a mare tending to her foal

Mare and foal: guide to mare foaling at home reading-time-icon 2 min read

Mare foaling at home can be a joyous experience, if you’re prepared for it.

As prey animals, horses show very few outward signs of illness or disease.

This means that once a foal has been born, you’ll need to pay close attention, especially during their first 24 hours.

After the foal has been delivered

After the birth, try to keep intervention to a minimum. This will make sure you don’t compromise the mare-foal bond. You may find that the mare is lying down after delivery, and that the foal’s legs remain inside her for a few minutes.

When either the mare or foal moves, the umbilical cord will break at its weakest point – never cut/clamp it. The piece of umbilical cord attached to the foal should be bathed in a 0.5% chlorhexidine/iodine and alcohol solution. Repeat this process for a few days until it’s dry.

When should a foal first stand up?

Typically, a new foal should be able to stand up within 2 hours of birth.

If the mare remains laid down, move the foal to her head so she can bond with them. She may lick their head and at this point, you should find that the foal can support themselves on their chest. They’ll soon attempt to stand up, and should be successful after a few attempts.

When should they first suck?

You should find that the foal is quick to search for milk as soon as they stand up for the first time. It may take several attempts for them to feed successfully – you may need to guide them, or to encourage the mare to stand still.

If the foal doesn’t feed within 4 hours of birth, contact your equine vet as soon as possible. Failure to feed in these initial hours can lead to health problems.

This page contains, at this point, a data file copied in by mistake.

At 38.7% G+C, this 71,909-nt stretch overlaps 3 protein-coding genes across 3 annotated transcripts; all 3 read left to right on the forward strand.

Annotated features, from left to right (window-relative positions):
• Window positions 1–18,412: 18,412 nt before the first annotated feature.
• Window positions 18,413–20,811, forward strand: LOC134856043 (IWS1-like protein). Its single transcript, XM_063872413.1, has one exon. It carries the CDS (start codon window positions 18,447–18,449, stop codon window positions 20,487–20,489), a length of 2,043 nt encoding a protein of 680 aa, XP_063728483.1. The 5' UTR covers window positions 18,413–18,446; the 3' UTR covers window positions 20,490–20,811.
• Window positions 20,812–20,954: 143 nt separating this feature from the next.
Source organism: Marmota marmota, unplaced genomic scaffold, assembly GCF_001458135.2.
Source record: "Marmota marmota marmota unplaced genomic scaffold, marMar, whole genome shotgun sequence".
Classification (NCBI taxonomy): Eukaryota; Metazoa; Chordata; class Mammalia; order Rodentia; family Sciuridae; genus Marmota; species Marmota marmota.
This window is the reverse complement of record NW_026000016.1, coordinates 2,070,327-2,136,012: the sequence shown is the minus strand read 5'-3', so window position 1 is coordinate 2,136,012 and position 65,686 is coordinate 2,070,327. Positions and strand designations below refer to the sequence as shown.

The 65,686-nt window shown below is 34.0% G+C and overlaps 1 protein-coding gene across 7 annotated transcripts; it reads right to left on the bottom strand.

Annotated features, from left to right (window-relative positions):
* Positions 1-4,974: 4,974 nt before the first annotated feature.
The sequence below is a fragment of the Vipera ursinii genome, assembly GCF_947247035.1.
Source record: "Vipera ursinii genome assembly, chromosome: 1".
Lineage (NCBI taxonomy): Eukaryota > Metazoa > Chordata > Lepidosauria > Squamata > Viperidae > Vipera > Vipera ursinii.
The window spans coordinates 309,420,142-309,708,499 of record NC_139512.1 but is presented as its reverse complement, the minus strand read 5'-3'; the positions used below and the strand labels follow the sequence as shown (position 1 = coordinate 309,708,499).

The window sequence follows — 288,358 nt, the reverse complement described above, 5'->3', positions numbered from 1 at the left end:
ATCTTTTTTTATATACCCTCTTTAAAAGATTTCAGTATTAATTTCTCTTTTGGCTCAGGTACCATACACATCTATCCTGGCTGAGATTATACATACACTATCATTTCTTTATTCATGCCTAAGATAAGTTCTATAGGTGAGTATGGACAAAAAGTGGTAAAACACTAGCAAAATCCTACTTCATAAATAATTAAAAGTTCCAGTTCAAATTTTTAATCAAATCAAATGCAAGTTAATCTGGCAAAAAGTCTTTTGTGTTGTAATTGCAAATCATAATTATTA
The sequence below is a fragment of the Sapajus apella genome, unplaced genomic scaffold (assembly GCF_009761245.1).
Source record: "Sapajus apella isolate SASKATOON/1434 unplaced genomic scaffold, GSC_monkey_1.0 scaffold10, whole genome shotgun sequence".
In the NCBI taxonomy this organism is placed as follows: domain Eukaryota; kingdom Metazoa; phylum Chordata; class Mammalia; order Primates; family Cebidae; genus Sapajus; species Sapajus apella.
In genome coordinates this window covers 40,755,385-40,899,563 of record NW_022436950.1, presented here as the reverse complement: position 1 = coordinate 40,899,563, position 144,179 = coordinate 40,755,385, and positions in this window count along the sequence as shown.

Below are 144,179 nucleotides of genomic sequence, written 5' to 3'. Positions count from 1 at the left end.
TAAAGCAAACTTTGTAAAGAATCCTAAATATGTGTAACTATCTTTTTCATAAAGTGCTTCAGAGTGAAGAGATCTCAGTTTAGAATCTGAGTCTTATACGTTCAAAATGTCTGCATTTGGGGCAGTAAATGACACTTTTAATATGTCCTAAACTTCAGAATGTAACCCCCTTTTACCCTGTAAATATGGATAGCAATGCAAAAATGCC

Caring for a newly born foal

The new foal will be given a tetanus anti-toxin injection to protect them for the initial months. This will need to be followed up with a vaccination to ensure continuity of care. Your equine vet will be able to advise further.

Feeding and toileting:

Most foals will feed up to 7 times an hour whilst they’re awake. Typically, they’ll gain 2kg of bodyweight per day during their first week.

You may find that the foal’s first faeces is very dark and firm – this is known as meconium. As the foal continues to feed, their faeces should become gradually softer. The foal should urinate within 8 hours of birth. If you’re concerned about their ability to pass faeces, contact your equine vet right away.

Foal behaviour

You should find the foal to be very curious; they’ll interact freely with their mother and with humans. Contact your equine vet if this doesn’t seem to be the case. It’s also a good idea to call your vet if you notice any of these characteristics:

  • A domed forehead
  • A low bodyweight
  • Weakness
  • Deformed limbs
  • A silky coat
  • Floppy ears

The foal’s first vet check

Even if everything seems fine, it’s a good idea to have the new foal and their mother checked by a vet – ideally within 12-24 hours of birth.

The vet will check:

  • That the mare has enough milk
  • That the mare hasn’t been injured during delivery
  • That the entire placenta has been passed (you’ll need to keep it in a bucket)

And of course… that the foal is in good health! This will include checking their eyes, heart, lungs, palate and so on.

Need more info?

For more help and advice on mare foaling, the bond between mare and foal or any other aspect of your horse’s health and wellbeing, have a chat with your local equine vet.